Gone are the days where we felt secure wearing our Level 2 soft armor to any call for service. The use of plate carriers by police and responsible citizens is on the rise. You might be asking why. Simply, a lot of yesterday’s soldiers are ending their time in service and know just how beneficial plate carriers can be. They are bringing that knowledge back to the streets in the US and passing it on to others.
Plate carriers are a great thing because you can dump that “Active Shooter” bag in your cruiser for a plate carrier to help you carry the same equipment but you also provide yourself with better ballistic protection. We are talking about the kind of ballistic protection that was once reserved for SWAT. You can put a plate carrier on right over top of your uniform shirt and move out smartly toward your objective. Most plate carriers come with MOLLE or PALS webbing on the front & back as well as the cummerbund. You can attach any number of pouches to the carrier. For example, you could have extra rifle and pistol magazines, shotgun shells, an Individual First Aid Kit (IFAK), utility pouch with glow sticks, door chocks, nutrition bars, and a gas mask pouch. Attach a hydration system to the back and you pretty much have what you need for an extended engagement.
With that said, you can’t just go buy a plate carrier and some “RIFLE THREAT” plates and go out expecting it to stop all rifle threats. The best thing you can do is contact the manufacturer of your soft vest and ask them what hard armor plates will protect you from rifle threats weather you’re looking to stop regular ball ammo or true “High Hard” armor piercing.
I am going to try and cover the levels of protection as simply as I can. There is no substitute for actually contacting an armor dealer or manufacturer for technical specifications. A lot of the lighter weight plates are meant to be used in conjunction with NIJ Level 3A soft armor. That doesn’t mean you can get any Level IV plate and use it with any Level 3A soft armor. Frequently, plates are meant to be used with a particular model of soft armor to properly provide the level of protection advertised.
For the most part, patrol is wearing Level 2 soft armor and unless the manufacturer states otherwise, that is not going to give you the protection you need against rifle level threats when paired with a “Rifle Threat” plate, You’re going to need to look at “STAND ALONE” plates that are not required to be used in conjunction with NIJ Level 3A soft armor. The down side to “Stand Alone” plates is the weight; they are considerably heavier but that’s the price you’re going to have to pay if you’re not wearing Level 3A soft armor.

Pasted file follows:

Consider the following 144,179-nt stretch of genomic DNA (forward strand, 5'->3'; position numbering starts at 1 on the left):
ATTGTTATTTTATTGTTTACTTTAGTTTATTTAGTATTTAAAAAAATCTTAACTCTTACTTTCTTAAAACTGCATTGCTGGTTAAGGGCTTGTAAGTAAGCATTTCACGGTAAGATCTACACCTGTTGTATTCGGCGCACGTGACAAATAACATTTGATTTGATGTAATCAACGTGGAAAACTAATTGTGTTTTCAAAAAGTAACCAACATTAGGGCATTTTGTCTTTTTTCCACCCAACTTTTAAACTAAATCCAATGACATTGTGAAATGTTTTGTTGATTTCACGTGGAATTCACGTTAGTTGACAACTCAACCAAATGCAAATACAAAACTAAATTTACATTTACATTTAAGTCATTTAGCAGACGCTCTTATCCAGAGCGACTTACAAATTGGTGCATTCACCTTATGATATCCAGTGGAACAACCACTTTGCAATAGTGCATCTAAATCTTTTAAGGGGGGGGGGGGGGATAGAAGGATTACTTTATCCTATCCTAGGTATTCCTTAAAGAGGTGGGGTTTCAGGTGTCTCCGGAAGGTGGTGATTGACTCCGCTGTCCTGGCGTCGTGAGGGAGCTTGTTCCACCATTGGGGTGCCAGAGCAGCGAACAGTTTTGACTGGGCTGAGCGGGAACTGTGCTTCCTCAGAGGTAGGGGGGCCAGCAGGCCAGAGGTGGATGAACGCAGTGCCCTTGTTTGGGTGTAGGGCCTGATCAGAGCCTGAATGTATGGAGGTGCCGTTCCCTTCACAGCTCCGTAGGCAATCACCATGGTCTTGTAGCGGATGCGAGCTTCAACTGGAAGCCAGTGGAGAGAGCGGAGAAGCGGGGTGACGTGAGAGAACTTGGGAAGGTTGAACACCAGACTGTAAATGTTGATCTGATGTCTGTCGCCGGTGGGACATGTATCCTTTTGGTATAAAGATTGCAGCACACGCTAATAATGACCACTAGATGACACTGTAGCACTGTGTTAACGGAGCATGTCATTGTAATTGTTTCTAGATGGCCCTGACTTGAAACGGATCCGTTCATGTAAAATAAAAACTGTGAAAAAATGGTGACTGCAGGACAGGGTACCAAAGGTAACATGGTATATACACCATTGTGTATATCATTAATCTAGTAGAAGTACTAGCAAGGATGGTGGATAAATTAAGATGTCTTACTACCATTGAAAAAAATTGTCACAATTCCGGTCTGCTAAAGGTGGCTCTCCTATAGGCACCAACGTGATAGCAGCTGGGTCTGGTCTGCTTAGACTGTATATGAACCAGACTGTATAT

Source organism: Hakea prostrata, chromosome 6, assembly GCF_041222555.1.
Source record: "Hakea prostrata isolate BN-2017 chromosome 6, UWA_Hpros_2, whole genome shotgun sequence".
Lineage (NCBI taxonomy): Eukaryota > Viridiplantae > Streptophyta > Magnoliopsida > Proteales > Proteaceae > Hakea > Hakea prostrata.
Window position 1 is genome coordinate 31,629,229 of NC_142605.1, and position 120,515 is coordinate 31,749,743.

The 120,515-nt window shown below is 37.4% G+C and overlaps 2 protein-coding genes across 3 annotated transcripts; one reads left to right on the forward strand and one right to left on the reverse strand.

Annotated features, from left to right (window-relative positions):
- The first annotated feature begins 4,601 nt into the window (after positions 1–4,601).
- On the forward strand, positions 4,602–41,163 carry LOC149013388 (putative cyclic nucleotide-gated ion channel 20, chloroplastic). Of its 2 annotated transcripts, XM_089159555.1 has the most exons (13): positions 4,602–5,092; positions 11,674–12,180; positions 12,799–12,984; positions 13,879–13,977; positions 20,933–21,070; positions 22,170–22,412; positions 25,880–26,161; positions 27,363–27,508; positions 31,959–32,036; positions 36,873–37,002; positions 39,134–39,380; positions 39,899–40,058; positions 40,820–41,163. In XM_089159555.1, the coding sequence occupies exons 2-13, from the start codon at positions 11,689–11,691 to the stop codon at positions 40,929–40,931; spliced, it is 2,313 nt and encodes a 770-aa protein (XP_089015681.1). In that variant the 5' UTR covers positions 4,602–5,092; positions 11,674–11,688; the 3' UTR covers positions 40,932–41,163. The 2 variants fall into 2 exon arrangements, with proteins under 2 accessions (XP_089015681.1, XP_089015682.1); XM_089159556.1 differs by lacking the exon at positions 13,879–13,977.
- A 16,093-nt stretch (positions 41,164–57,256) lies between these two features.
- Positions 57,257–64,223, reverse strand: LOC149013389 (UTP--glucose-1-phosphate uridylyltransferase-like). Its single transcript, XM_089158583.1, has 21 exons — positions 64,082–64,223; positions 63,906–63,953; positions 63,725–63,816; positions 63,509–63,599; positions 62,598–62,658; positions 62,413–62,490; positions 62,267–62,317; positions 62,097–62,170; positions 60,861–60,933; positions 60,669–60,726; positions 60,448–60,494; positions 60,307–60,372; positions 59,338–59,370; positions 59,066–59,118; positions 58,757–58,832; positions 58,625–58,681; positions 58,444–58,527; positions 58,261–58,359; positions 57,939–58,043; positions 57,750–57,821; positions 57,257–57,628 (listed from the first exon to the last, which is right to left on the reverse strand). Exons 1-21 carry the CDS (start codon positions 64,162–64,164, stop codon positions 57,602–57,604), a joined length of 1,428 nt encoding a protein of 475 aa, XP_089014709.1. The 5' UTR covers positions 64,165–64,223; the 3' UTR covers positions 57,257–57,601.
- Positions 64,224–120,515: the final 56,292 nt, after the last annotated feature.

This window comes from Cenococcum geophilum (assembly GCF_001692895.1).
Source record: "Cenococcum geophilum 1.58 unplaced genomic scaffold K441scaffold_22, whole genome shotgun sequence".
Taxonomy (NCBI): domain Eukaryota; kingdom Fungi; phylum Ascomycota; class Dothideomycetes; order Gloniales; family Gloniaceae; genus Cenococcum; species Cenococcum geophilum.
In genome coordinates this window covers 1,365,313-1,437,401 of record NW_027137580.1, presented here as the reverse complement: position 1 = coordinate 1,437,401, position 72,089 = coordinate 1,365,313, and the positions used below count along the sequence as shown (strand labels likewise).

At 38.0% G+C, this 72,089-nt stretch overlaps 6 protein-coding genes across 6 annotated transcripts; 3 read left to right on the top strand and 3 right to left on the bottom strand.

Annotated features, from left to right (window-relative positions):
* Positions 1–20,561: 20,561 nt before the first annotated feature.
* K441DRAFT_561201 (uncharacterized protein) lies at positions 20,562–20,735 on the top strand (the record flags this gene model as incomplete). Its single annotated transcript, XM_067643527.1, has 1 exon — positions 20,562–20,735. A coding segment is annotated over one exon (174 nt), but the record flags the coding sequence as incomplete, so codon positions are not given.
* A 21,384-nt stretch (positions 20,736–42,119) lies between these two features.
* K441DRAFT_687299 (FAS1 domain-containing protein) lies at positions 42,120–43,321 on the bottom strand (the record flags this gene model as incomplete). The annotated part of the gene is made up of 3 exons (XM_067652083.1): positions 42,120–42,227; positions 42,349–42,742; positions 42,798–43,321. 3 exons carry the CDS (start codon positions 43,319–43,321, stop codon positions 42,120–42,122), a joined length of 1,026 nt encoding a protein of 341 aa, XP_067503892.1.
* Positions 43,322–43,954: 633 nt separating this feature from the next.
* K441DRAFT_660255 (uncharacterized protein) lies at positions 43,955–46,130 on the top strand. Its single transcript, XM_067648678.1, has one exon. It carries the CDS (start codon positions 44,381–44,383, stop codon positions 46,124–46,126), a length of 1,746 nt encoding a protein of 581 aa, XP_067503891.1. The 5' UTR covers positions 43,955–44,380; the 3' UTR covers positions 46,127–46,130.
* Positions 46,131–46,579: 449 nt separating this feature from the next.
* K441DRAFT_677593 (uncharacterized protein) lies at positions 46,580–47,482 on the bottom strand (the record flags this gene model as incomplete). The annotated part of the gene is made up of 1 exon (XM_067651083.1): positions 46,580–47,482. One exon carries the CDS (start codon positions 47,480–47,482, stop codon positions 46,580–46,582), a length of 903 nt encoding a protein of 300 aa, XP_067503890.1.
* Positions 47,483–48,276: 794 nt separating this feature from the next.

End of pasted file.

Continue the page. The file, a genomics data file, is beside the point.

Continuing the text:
In case you’re curious, the Holy Grail for protection offered by hard plate armor is the ability to stop .30-06 M2 Armor Piercing (Black Tip) ammunition with a “High Hard” steel core penetrator. This is what military ESAPI (Enhanced Small Arms Protective Insert) plates are designed to stop but to offer that level of protection, they are to be used in conjunction with soft armor. The military also has their own set of testing protocols for certifying armor; they do not use NIJ standards.
Let’s be clear about something, the majority of rifle ammunition you are going to encounter is not true armor piercing. True armor piercing ammo with a “High Hard” core is rare and very expensive. One type of ammo you are highly likely to encounter is surplus M855 “Green Tip” 5.56 mm. This ammo is sold as having a penetrator but it is not “High Hard” and therefore considered by the military and law enforcement to be ball ammo.
Here are the current standards of Protection for NIJ 0101.06.
- IIA: 9mm FMJ and .40 S&W
- II: 9mm FMJ and .357 mag.
- IIIA: .357 Sig and .44 magnum
- III: (Usually hard armor plate) 7.62x51mm M80 ball
- IV: (Usually hard armor plate) .30-06 M2, AP (Armor piercing)